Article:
Elizabeth Mercado

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Studies in several mammalian species have demonstrated that auditory cortical neurons respond strongly to single frequency-modulated (FM) sweeps, and that most responses are selective for sweep direction and/or rate. In the present study, we used extracellular recordings to examine how neurons in the auditory cortices of anesthetized rats respond to(More)
Experience affects how brains respond to sound. Here, we examined how the sensitivity and selectivity of auditory cortical neuronal responses were affected in adult rats by the repeated presentation of a complex sound that was paired with basal forebrain stimulation. The auditory cortical region that was responsive to complex sound was 2-5 five times(More)
The vocalizations from two, captive false killer whales (Pseudorca crassidens) were analyzed. The structure of the vocalizations was best modeled as lying along a continuum with trains of discrete, exponentially damped sinusoidal pulses at one end and continuous sinusoidal signals at the other end. Pulse trains were graded as a function of the interval(More)
This study reports the use of unsupervised, self-organizing neural network to categorize the repertoire of false killer whale vocalizations. Self-organizing networks are capable of detecting patterns in their input and partitioning those patterns into categories without requiring that the number or types of categories be predefined. The inputs for the(More)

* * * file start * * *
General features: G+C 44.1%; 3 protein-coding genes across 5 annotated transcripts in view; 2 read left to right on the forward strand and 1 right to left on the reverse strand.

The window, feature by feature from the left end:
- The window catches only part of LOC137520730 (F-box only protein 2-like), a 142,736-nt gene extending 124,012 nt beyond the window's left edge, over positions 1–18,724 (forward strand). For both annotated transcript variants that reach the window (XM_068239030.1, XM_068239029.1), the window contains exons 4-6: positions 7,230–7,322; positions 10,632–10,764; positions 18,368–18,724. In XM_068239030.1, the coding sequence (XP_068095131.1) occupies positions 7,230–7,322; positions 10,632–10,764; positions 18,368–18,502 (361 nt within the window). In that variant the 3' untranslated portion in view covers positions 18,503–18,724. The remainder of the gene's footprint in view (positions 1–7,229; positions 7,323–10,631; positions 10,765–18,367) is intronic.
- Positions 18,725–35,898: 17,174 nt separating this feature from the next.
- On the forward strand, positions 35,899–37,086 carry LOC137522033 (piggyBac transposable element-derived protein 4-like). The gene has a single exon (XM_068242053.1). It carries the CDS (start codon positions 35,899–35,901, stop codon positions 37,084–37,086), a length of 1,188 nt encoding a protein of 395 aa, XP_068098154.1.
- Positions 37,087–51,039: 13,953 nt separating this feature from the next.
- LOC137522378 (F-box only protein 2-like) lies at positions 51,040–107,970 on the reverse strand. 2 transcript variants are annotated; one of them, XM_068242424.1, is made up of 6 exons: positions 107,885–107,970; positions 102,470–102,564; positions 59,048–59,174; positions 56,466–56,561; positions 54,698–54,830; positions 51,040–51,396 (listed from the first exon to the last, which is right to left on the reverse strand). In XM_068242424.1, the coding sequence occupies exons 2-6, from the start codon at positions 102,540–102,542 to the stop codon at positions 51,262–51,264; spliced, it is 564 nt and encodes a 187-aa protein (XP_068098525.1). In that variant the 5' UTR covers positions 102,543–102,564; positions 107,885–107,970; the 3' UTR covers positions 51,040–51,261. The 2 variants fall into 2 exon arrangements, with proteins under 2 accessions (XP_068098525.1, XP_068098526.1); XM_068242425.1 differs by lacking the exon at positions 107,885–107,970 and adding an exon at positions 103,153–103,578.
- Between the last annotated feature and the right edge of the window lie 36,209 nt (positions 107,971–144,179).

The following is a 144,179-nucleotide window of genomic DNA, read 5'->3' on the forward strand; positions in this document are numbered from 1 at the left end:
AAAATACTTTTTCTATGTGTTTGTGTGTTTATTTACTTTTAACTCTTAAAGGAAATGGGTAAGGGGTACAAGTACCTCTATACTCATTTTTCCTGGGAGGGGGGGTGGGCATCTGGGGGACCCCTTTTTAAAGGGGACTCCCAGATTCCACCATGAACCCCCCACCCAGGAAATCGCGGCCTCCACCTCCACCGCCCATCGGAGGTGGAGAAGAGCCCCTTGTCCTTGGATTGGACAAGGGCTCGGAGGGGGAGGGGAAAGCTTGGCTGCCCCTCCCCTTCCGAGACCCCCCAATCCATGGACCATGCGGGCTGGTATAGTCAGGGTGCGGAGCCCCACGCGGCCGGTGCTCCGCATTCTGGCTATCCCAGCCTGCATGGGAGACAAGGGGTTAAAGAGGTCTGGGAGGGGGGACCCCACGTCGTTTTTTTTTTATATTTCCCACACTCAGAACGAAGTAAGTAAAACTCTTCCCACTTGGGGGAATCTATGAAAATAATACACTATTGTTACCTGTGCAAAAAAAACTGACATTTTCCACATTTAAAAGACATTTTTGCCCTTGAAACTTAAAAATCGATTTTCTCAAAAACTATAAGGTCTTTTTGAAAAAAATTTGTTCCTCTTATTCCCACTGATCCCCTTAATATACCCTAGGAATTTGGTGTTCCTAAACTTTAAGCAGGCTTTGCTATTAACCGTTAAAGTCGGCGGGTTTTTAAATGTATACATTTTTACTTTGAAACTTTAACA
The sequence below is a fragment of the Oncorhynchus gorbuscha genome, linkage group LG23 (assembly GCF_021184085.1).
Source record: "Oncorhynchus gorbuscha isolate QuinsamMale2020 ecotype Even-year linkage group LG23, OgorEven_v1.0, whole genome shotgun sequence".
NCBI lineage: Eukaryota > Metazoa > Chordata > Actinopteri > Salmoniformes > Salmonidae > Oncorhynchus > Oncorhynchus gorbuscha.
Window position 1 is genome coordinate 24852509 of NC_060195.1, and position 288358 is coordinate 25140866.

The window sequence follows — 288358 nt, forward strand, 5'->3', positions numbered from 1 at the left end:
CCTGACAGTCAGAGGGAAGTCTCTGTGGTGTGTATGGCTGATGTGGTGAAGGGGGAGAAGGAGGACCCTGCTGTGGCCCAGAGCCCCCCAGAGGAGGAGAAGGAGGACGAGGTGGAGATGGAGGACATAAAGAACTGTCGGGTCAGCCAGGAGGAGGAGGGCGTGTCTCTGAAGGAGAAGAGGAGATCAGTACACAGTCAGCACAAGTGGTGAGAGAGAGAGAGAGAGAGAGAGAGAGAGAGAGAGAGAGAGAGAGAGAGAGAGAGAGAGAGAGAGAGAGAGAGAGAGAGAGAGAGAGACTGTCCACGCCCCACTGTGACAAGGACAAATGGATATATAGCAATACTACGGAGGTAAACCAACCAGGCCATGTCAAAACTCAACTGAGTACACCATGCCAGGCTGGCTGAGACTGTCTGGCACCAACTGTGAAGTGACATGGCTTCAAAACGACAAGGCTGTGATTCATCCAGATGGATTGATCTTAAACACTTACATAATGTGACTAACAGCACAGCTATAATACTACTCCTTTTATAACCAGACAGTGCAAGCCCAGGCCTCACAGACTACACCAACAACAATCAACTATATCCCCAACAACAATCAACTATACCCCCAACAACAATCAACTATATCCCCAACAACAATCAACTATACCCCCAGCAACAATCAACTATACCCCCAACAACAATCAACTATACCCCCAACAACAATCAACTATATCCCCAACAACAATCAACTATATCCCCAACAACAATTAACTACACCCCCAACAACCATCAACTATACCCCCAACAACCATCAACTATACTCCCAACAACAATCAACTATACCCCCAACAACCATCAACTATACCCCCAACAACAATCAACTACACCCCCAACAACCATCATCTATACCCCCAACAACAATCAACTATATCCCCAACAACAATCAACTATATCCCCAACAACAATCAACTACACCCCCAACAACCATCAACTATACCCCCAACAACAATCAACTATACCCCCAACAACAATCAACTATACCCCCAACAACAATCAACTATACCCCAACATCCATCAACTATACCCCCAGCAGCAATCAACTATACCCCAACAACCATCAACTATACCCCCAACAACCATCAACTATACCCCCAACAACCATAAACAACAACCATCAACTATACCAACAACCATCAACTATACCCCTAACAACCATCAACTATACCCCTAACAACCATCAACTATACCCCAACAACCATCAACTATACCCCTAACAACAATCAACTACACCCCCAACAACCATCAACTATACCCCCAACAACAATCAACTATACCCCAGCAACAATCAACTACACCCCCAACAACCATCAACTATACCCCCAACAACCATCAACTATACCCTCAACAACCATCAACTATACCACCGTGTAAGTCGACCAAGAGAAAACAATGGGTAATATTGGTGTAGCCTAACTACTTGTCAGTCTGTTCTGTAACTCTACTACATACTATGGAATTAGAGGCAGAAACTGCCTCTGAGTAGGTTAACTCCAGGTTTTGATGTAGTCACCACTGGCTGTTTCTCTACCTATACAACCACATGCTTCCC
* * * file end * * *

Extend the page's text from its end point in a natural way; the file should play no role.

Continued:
Cortical representations of sound can be modified by repeatedly pairing presentation of a pure tone with electrical stimulation of neuromodulatory neurons located in the basal forebrain (Bakin & Weinberger, 1996; Kilgard & Merzenich, 1998a). We developed a computational model to investigate the possible effects of basal forebrain modulation on map(More)
Singing humpback whales in Hawaii produce a variety of sounds at high source levels (ca. 185 dB re: 1 microPa), in coastal waters 15-500 m deep. These sounds are attenuated and distorted as they propagate away from a singer, limiting the utilizable range of the sounds. In the current study, simulations based on normal-mode theory were used to investigate(More)
Aphasia is a common language disorder which can severely affect an individual's ability to communicate with others. Aphasia rehabilitation requires intensive practice accompanied by appropriate feedback, the latter of which is difficult to satisfy outside of therapy. In this paper we take a first step towards developing an intelligent system capable of(More)
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